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Readers may be aware that in Ontario, there is a special court in which domestic violence matters may be handled. The court is specifically designed to address domestic violence allegations between intimate partners. Other cases of this nature, involving people who do not fit that definition, are heard in a criminal court.
Recently, a man who was charged with bail breach after he allegedly violated specifications that he was to stay away from the home of his son’s mother, alleged that having his case in that court violated his rights and caused him distress. The man was on bail after being charged with assaulting his son.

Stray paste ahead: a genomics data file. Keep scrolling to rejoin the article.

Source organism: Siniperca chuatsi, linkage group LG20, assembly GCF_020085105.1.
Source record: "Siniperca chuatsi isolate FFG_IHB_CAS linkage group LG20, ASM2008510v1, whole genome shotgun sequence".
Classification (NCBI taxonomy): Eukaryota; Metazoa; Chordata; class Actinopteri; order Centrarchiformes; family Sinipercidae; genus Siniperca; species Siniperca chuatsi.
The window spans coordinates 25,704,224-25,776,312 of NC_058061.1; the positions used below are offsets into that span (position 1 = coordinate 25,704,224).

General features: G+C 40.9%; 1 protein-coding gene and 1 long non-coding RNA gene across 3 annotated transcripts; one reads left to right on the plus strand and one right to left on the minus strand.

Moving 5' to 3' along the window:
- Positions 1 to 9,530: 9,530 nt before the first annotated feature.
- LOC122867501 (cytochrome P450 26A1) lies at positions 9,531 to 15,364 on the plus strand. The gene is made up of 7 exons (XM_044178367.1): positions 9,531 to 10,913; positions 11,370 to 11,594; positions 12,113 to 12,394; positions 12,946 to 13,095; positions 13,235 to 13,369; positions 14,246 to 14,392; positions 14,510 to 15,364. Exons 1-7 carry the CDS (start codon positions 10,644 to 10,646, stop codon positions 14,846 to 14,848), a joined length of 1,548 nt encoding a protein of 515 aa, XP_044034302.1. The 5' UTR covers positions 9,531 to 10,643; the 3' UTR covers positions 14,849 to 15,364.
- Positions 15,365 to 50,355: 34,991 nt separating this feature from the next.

Because the initial assault allegation involved the man’s son, and not his romantic partner, the case’s assignment to the domestic violence court was incorrect. After the case was transferred to criminal court, the man proved that prior to going to the house he informed police he was going to get some of his things, and he was acquitted of the charges.
In his claim the man alleged the name of the domestic violence court was cruel and unusual treatment and inflicted “serious-state imposed psychological harm.” He also claimed it was discriminatory and that appearing in that court caused him to feel “intimidated, disadvantaged and stigmatized.” As evidence he offered a psychologist’s expert report that his feelings were consistent with the feelings other people accused or convicted of crimes felt.
While the man was unsuccessful in his case, it highlights just one other way in which the ways in which criminal charges can impact the lives of those accused.